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4 Indonesian Health Care Workers with Flu-like Symptoms

Recombinomics Commentary

June 6, 2006

Test results have now convincingly ruled out H5N1 infection in all four nurses.

Two of the nurses cared for siblings, a 10-year-old girl and her 18-year-old brother, who were hospitalized in Bandung, West Java, on 22 May and died the following day. Test results for both nurses are negative for H5N1 infection. One nurse was shown to be infected with a seasonal influenza A (H1N1) virus, which is now circulating widely throughout Indonesia. The second nurse experienced only mild and transient symptoms, but was tested urgently as a precautionary measure. Her test results were also negative for H5N1 infection.

The two additional nurses, who work at a hospital in Medan, North Sumatra, were involved in the care of confirmed H5N1 cases among members of an extended family from the village of Kubu Simbelang in Karo District. One of the nurses, a 34-year-old woman, experienced only mild symptoms and has subsequently tested negative for H5N1 infection. The second nurse, a 42-year-old woman, developed influenza-like illness on 1 June. Test results received today are also negative for H5N1 infection.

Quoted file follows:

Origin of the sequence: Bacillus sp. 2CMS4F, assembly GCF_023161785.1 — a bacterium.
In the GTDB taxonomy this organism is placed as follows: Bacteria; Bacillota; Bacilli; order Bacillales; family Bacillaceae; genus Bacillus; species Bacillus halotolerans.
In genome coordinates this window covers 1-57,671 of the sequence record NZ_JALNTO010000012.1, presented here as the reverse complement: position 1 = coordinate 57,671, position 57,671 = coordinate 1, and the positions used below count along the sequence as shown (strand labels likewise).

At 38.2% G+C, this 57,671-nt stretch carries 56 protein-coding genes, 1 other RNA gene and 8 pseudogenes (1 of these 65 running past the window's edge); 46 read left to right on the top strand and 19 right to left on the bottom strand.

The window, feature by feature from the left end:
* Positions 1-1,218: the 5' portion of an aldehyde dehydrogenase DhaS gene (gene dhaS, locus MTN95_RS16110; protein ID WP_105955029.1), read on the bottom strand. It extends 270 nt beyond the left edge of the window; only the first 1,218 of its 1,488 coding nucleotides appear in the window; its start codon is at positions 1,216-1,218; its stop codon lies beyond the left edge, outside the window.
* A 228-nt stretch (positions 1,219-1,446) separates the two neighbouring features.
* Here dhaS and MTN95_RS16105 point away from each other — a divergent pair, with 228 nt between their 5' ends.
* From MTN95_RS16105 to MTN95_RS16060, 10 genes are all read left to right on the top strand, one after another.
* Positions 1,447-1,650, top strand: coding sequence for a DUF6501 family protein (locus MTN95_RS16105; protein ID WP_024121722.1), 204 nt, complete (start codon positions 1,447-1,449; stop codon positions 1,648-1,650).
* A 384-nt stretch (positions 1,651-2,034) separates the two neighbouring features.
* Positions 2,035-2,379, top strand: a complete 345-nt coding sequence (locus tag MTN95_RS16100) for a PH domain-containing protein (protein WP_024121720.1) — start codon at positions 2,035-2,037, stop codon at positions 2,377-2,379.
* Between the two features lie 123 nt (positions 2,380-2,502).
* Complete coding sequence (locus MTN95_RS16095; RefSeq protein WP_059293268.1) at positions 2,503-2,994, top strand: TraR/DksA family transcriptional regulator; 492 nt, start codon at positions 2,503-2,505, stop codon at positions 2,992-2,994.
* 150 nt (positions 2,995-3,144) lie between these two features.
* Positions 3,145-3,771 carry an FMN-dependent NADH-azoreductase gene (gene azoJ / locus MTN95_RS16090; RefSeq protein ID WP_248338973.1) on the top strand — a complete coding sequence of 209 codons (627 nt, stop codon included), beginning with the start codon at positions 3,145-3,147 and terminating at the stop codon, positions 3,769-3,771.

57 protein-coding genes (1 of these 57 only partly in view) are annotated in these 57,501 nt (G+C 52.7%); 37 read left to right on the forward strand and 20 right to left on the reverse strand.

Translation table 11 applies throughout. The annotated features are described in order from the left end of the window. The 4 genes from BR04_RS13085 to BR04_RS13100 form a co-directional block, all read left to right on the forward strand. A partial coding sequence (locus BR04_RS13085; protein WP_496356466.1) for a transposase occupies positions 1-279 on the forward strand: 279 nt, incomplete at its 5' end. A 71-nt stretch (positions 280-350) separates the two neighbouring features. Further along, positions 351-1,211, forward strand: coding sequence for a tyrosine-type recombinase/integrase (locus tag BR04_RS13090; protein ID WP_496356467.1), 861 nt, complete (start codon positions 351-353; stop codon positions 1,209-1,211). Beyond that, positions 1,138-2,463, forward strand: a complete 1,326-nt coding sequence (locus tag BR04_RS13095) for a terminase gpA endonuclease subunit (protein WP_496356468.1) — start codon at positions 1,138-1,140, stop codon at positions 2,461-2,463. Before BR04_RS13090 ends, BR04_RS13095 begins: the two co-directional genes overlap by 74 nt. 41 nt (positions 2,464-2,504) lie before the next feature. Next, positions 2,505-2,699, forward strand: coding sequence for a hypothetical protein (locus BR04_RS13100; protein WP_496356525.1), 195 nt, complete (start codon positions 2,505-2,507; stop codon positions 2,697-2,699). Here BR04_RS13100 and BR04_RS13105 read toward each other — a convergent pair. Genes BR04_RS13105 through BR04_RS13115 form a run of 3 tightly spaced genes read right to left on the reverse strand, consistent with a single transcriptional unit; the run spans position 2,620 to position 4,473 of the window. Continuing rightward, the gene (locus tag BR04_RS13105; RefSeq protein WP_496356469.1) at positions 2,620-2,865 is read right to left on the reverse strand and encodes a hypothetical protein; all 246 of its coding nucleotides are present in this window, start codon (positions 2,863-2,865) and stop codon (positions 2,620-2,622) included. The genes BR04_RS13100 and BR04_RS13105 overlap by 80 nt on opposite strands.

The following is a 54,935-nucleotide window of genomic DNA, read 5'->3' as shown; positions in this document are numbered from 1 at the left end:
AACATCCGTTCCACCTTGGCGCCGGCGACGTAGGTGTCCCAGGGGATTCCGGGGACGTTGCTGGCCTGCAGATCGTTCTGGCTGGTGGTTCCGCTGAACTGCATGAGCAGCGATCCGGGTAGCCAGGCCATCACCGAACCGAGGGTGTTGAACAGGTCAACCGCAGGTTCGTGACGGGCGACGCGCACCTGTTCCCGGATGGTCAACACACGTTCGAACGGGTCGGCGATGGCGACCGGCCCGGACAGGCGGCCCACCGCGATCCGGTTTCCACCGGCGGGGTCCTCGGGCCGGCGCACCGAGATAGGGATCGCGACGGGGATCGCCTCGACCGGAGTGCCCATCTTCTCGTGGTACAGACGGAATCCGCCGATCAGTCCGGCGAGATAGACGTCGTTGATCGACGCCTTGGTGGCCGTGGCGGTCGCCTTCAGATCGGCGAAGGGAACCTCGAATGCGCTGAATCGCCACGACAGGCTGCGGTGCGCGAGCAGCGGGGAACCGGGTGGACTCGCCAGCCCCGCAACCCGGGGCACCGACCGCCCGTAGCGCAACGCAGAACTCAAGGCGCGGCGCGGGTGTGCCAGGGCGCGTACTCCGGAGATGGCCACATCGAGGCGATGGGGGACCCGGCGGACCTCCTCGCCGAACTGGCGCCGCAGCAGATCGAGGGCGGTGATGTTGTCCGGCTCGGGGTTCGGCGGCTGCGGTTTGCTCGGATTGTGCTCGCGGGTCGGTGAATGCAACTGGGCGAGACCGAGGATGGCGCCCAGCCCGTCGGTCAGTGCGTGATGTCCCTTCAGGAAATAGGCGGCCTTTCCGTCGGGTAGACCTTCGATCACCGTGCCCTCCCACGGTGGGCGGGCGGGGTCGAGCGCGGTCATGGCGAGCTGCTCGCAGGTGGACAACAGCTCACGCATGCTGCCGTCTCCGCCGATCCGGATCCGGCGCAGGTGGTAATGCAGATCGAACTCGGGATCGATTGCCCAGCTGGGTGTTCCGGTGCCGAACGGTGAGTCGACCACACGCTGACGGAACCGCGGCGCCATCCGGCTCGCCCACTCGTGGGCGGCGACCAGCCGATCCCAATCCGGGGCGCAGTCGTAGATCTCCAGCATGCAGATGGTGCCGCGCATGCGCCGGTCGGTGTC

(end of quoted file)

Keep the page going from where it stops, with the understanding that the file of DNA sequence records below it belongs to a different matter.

The above comments in today's WHO update are cause for concern.  Although WHO comments indicate the health care workers are "convincingly" negative, convincing tests would require collection of serum 3-4 weeks after disease onset dates.  Since at least two of the health care workers developed symptoms in the past week, appropriate samples would not be ready for antibody testing for another two - three weeks.

Moreover, the identification of seasonal H1N1 is an additional cause for concern.  All human H1 isolates to date, including the 1918 pandemic strain have PB2 E627K.  Dual infections with H5N1 and H1N1 could lead to acquisition of E627K via recombination.  Therefore, determining the H5 antibody level in convalescing serum is important, even though the health care workers had mild cases.

The optimistic report by the WHO is clearly premature, and is cause for concern.

The tendency to focus on optimistic results is a concern and endangering lives.  One of the most telling examples is the status of anti-viral resistance markers in the Medan H5N1 isolates, which are amantadine resistant.  Instead of disclosing the resistance, the WHO update indicated the isolates were oseltamivir sensitive, and withheld the amantadine resistances.  Moreover, when asked about the changes, WHO consulting sequencer Malik Peiris declined comment.

The withholding of important sequence changes, coupled with withholding of human H5N1bird flu sequences in Indonesia, is cause for concern.

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